For some time now I’ve considered and been intending to write daily journal entries, not just as a written collection of memories for posterity’s sake, but for my writing’s sake: the desire to be a writer, or more accurately a published author, remains as one of the few points of consistency in my life albeit with waxing and waning intensity. Furtherly, writing itself has always managed to help me collect and organize my thoughts in a more cohesive way than internal dialogue alone. And since it’s something I have the ability to do well, at least compared to my ability to do math, it’s one of the small things I can do to try and influence the world, hopefully for the better.
Recently I’ve been thinking about the stories of our lives; the stories that we tell ourselves about who we are versus what we can measure to be “the truth.” For instance, we know that as humans we have flawed psychological reasoning: cognitive dissonance; confirmation bias; inaccurate heuristics; errors in, and the pliability of, memories; selective memory, and literally dozens of others. Along with fallacious logic, optical illusions, and the fact we can only observe 4%-5% of what actually exists -and even most of that is empty space- we can’t say we know much of anything with certainty. Some of our flaws are psychological self-defense mechanisms, meaning that, in some ways, we’re essentially hardwired to interpret reality incorrectly. These stories about ourselves are likely just as incorrect, but does that matter? And is it even healthy to undermine those stories in the name of “truth?”
While self-reflection is important and at times can be devastating yet necessary, a constant barrage of self-criticism and existential dread of the void and meaninglessness of being a bunch of cognitively deficient, naked apes that still figuratively and occasionally literally fling their shit at each other while drifting through cosmic infinity can be just as devastating, if not more so. Besides, the fact that nothing inherently has meaning of grand significance means we decide what has importance. So if at all possible, focus on your story and becoming a better character, focus more on creating meaning rather than finding it.
To pretty good effect, I’ve been trying this myself. So what’s my story? Turns out I was destined to become a king! My story starts when I was born. As the sun burned it’s last day in Cancer and into Leo – the most regal of the Zodiac signs- my parents merely picked a name they liked, unaware of its origin, or the meaning of my surname, yet interestingly enough, my name (not my pseudonym) can be translated as “Little God of Justice” which is a remarkable coincidence and certainly sounds kingly. On occasion, I also survived circumstances that not everyone does. And there are of course people and actions that, had any one of them been different, would likely led me somewhere else entirely. I don’t know if I’d call all that fate, but I know many people who absolutely would.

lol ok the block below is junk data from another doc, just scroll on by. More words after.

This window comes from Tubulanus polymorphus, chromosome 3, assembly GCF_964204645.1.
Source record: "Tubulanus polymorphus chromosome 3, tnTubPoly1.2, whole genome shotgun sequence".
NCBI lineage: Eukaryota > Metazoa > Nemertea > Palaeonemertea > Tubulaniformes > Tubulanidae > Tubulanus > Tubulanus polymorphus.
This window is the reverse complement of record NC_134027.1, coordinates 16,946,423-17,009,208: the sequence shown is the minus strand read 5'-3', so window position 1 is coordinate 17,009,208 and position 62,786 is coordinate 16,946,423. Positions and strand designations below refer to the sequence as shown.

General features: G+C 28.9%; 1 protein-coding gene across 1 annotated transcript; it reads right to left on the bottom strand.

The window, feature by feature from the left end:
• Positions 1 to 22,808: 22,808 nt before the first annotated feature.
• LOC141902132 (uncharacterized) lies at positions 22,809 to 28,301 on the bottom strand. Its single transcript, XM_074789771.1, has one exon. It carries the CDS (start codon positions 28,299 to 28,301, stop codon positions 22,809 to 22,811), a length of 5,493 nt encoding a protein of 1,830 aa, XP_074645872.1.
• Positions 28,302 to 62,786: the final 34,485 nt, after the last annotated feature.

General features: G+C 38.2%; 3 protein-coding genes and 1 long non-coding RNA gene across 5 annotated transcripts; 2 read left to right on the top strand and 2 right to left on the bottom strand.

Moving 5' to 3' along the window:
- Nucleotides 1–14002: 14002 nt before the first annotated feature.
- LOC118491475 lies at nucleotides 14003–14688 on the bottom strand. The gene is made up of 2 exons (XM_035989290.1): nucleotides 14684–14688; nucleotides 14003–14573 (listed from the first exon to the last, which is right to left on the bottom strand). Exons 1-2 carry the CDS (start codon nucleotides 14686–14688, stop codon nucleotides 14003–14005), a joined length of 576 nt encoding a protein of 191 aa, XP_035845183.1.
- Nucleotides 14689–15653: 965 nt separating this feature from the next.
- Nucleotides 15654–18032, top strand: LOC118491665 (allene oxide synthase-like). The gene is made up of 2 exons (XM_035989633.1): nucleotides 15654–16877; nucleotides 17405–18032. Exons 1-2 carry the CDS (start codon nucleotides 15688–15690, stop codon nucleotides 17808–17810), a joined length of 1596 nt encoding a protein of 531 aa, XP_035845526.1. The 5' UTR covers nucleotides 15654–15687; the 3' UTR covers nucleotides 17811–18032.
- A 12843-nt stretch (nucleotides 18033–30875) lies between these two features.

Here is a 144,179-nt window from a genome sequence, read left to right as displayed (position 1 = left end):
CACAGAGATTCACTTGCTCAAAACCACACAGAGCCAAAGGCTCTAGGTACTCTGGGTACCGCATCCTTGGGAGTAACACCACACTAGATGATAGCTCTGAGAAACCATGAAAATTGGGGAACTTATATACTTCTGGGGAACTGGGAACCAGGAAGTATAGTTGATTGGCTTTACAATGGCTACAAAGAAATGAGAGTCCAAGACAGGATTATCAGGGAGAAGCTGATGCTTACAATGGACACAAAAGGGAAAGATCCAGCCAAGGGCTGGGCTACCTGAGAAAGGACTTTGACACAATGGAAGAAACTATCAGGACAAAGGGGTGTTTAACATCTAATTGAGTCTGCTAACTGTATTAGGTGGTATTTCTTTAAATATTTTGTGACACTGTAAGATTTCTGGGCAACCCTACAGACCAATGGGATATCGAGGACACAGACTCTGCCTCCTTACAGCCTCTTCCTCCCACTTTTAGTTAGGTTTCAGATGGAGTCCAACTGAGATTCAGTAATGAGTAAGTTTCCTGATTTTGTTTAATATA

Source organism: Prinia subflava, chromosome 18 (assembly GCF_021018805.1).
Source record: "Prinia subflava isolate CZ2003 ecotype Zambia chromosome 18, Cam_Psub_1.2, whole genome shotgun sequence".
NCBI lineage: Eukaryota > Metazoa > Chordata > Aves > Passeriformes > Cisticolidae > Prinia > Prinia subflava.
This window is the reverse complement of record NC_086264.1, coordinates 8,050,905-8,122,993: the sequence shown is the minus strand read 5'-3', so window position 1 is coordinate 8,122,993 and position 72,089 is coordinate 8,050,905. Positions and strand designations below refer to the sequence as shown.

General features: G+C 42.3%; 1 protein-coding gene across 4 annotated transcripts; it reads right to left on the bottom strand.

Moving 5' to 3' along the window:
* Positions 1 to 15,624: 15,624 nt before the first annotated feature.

I also began asking myself “What would a king do?” and not the kind of entitled, spoiled, let-them-eat-cake sort of king. They would get things done, they’d make time for self-care, if writing existed as one of their goals then they would write, and they would actively engage their plans for bettering the future.
Next, I did what any aspiring king would do and began recruiting people to my cause and though we’re limited in number and scope, in a short amount of time we’ve built a total of four garden beds at two locations for the Royal Multi-location Urban Farming Cooperative which has been a rewarding experience by itself: starting everything from seeds, gathering the wood and actually constructing the raised beds. We also have a constitution, a modest treasury, and long term goals with plans for achieving them.
We don’t have a castle, dragons, or gold and perhaps we may never reach our long term goals, but we’re staying active; we’re building an alternative to the mythical American Dream, a multi-location intentional community; we’re creating fond memories with good people and enjoying fresh produce which is likely more than we’d have done otherwise, it certainly is for me. We’re creating light in the darkness and that’s not bad thing.